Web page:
The Thames represents a central curving spine for the history and southern landscapes of England. Rising in Gloucestershire and snaking through Oxfordshire, Berkshire and Buckinghamshire, from the edge of the Cotswolds and through the Chilterns, it defines both a commercial and royal route and the position of London as a great metropolis. Once through the City, it expands dramatically to form the broad Estuary between Essex and Kent.
Its upper reaches have been part of my life since the age of 13 when I first learned to row, and spent many days training on the longer stretches between locks upriver. I keep a punt in Oxford, and in recent years have returned to the sport of racing punting, competing each year at one or two of the punt regattas at Thames Ditton, Wraysbury, Cherstey or Maidenhead.
Much of Turner’s life was spent near the Thames. In 1805 he rented a house at Isleworth, and made many trips exploring the river and its various tributaries, producing delightful, direct, oil sketches. Turner was a keen fisherman and to get this broad view he secured his boat mid-stream. The resulting view of Walton Bridges, with barges moored up in the middle of the scene, is typical of this period.
Canaletto made several visits to Britain between 1746 and 1756. In this view across the Thames, the striking shape of Eton College chapel rises high above the other college buildings. The small boat mid-stream has the look of a Venetian sandalo, the everyday working boat of the Lagoon. But the standing figure has a pole rather than an oar (as you would in a Venetian boat) so bears some relationship to figures Canaletto might have seen on the river in England.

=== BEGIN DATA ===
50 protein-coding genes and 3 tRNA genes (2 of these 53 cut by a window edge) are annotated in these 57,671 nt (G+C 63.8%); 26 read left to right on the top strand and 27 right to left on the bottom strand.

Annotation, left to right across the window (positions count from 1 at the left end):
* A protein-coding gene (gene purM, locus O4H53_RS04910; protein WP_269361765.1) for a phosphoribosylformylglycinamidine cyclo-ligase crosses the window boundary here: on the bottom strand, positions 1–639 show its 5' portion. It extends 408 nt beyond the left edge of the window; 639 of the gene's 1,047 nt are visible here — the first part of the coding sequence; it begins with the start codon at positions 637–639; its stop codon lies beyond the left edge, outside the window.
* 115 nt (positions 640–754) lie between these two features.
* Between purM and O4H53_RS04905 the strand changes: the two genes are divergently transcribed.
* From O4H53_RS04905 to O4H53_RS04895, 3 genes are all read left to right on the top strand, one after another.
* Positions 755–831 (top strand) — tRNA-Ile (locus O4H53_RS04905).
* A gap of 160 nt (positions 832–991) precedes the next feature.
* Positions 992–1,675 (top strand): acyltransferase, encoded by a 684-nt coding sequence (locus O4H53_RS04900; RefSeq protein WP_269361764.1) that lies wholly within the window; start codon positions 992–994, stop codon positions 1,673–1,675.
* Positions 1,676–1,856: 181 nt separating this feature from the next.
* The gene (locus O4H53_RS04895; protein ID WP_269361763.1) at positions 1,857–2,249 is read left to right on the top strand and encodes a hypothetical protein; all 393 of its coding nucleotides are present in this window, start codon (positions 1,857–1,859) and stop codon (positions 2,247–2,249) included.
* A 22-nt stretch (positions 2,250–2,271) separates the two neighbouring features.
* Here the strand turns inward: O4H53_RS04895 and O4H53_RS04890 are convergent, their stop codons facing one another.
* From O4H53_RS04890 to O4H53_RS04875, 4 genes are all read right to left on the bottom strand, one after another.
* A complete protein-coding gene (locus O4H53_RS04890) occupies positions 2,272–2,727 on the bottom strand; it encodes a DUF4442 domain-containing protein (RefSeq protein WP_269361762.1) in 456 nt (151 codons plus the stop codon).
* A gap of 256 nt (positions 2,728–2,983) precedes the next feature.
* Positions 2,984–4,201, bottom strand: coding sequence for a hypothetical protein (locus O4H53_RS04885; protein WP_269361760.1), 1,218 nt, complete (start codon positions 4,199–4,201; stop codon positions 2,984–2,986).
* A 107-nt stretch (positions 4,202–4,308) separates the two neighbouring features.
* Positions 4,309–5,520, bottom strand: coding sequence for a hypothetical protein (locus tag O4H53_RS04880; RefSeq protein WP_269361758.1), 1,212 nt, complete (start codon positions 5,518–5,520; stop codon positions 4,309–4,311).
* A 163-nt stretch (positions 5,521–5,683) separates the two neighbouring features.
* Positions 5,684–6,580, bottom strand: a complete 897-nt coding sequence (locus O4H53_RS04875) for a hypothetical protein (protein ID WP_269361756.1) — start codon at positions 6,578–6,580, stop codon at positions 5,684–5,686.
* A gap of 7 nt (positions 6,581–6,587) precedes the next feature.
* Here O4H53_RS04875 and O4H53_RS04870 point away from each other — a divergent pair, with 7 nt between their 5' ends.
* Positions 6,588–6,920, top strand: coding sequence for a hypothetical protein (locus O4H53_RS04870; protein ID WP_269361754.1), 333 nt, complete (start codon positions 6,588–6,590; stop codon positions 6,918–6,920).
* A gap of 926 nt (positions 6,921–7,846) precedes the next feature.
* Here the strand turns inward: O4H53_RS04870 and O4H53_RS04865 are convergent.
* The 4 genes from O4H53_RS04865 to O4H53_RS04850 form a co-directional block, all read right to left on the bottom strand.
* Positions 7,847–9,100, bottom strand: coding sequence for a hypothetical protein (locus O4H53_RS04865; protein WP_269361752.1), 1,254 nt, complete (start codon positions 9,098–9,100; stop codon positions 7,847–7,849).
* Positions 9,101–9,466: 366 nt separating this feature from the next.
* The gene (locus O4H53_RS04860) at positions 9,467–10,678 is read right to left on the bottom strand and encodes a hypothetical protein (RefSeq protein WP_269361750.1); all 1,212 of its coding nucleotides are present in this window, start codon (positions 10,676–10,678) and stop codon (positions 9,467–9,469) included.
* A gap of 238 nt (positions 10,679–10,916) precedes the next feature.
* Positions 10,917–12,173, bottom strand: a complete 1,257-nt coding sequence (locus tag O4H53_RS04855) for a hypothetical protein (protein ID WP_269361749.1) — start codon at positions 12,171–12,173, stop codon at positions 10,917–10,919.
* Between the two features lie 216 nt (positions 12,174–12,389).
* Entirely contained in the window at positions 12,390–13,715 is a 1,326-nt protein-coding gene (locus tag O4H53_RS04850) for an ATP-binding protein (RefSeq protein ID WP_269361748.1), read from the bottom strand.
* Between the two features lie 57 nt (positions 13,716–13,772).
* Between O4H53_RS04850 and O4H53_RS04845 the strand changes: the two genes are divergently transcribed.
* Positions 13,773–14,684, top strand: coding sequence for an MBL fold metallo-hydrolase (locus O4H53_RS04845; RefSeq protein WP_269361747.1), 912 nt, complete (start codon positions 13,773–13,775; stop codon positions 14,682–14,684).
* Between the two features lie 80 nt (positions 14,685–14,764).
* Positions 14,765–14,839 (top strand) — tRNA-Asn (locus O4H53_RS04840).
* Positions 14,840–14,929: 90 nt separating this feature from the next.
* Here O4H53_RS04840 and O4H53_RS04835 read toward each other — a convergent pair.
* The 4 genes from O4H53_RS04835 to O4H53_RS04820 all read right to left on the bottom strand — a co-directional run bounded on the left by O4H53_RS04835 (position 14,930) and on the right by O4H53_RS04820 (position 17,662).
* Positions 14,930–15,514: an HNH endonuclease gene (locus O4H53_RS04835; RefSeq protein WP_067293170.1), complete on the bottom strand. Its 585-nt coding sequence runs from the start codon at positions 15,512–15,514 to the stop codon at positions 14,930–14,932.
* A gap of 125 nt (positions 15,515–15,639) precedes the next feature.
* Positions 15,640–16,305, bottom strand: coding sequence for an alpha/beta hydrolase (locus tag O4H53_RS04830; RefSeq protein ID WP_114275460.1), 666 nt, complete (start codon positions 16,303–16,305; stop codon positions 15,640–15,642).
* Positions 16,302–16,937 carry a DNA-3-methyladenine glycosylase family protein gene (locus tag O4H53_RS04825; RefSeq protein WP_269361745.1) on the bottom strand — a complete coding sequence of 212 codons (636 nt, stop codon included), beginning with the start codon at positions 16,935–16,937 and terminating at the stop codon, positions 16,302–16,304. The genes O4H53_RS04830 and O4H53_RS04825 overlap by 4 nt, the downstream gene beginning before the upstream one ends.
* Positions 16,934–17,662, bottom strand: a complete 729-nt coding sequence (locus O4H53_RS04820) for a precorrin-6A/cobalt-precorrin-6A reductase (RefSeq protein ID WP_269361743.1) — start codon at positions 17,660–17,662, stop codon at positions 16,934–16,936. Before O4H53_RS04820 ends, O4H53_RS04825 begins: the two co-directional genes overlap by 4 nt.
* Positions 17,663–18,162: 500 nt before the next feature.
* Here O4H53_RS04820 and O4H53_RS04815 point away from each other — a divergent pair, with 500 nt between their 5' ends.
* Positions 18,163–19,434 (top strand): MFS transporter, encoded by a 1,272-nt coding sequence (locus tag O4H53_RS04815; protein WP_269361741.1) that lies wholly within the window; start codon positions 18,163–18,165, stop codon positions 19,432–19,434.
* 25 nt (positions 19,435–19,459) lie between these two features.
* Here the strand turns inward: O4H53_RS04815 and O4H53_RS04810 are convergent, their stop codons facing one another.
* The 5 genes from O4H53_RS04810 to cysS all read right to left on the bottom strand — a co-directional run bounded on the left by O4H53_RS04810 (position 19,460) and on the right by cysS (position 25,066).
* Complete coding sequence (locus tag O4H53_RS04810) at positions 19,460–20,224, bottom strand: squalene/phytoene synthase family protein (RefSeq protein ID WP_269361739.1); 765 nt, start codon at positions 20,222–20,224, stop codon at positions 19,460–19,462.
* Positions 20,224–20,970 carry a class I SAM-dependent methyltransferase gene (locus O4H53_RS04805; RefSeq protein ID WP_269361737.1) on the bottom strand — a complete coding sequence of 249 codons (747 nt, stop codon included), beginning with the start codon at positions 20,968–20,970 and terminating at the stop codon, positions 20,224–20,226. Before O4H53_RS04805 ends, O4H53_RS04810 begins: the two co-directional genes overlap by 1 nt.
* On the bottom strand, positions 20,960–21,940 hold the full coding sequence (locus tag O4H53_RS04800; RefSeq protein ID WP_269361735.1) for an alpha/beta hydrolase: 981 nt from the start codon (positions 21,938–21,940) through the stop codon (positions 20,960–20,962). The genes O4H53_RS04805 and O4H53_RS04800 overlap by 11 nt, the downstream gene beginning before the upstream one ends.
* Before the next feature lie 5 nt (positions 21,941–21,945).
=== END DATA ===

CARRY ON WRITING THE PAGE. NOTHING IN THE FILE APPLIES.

The male figure escorting the two young women on a trip on the river is most likely a friend but could be a hired waterman. In the second half of the nineteenth century the Thames - as trade declined with the expanding rail network and leisure time increased - became a place of ‘pleasure’, culminating in what was termed the ‘boating craze’ of the 1880s.
Gregory’s virtuoso painting was the result of many years work, and captures the frenetic scene at one of the busiest locks on the Thames, just upstream from Maidenhead on Sunday of Ascot week. It includes various wooden rowing skiffs, a Canadian canoe paddled by a ‘new woman’, a fishing punt, a steam launch and, at the back of the lock, an Immisch Electric launch, developed in the late 1880s to counter the perceived noise and nuisance of steam boats.
The boathouse in Cookham, where Stanley Spencer grew up, was one of several owned by the Turk family, from which they rented skiffs and punts in the summer. These are ‘saloon punts’, longer and more elegant than fishing punts, and designed for day trips towards Clivedon downstream or Bourne End and Marlowe upstream.
George Dunlop Leslie, the son of C. R. Leslie (the first biographer of John Constable) became a successful genre painter associated with the St John’s Wood Clique in the mid-Victorian period. From 1884 he rented a house in Wallingford, and wrote three books relating to the Thames, including Our River (1888), which argues for the particular virtues of punting. Pictured in wonderful early autumn light is a classic fishing punt, with a central wet well for keeping fish alive until time to take them ashore.
Much of this scene at Folly Bridge is still unchanged, though there is no longer a weir across part of the stream as there was in the eighteenth century when Michael Rooker painted this view, and Bacon’s study is no more. Wooden ferry punts, however, are still used today by the college boatmen.
Sandy Nairne, historian and curator. Former Director of the National Portrait Gallery